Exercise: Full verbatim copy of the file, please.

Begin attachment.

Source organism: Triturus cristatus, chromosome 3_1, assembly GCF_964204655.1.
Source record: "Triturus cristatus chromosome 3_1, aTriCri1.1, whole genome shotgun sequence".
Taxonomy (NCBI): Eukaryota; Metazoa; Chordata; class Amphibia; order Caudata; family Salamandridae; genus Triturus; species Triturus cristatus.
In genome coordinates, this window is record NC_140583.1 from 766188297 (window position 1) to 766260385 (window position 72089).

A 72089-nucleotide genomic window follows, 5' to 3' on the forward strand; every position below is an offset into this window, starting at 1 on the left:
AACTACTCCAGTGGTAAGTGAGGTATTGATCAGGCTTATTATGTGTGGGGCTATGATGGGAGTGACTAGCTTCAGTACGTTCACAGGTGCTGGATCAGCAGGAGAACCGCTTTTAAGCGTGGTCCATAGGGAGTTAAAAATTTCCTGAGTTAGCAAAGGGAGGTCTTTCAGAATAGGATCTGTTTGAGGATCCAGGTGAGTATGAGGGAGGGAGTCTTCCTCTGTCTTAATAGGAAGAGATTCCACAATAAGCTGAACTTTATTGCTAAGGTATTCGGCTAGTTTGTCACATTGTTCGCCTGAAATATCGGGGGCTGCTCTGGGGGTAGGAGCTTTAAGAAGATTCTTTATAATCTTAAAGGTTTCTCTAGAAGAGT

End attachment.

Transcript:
Source organism: Triturus cristatus, chromosome 3_1, assembly GCF_964204655.1.
Source record: "Triturus cristatus chromosome 3_1, aTriCri1.1, whole genome shotgun sequence".
Taxonomy (NCBI): Eukaryota; Metazoa; Chordata; class Amphibia; order Caudata; family Salamandridae; genus Triturus; species Triturus cristatus.
In genome coordinates, this window is record NC_140583.1 from 766188297 (window position 1) to 766260385 (window position 72089).

A 72089-nucleotide genomic window follows, 5' to 3' on the forward strand; every position below is an offset into this window, starting at 1 on the left:
AACTACTCCAGTGGTAAGTGAGGTATTGATCAGGCTTATTATGTGTGGGGCTATGATGGGAGTGACTAGCTTCAGTACGTTCACAGGTGCTGGATCAGCAGGAGAACCGCTTTTAAGCGTGGTCCATAGGGAGTTAAAAATTTCCTGAGTTAGCAAAGGGAGGTCTTTCAGAATAGGATCTGTTTGAGGATCCAGGTGAGTATGAGGGAGGGAGTCTTCCTCTGTCTTAATAGGAAGAGATTCCACAATAAGCTGAACTTTATTGCTAAGGTATTCGGCTAGTTTGTCACATTGTTCGCCTGAAATATCGGGGGCTGCTCTGGGGGTAGGAGCTTTAAGAAGATTCTTTATAATCTTAAAGGTTTCTCTAGAAGAGT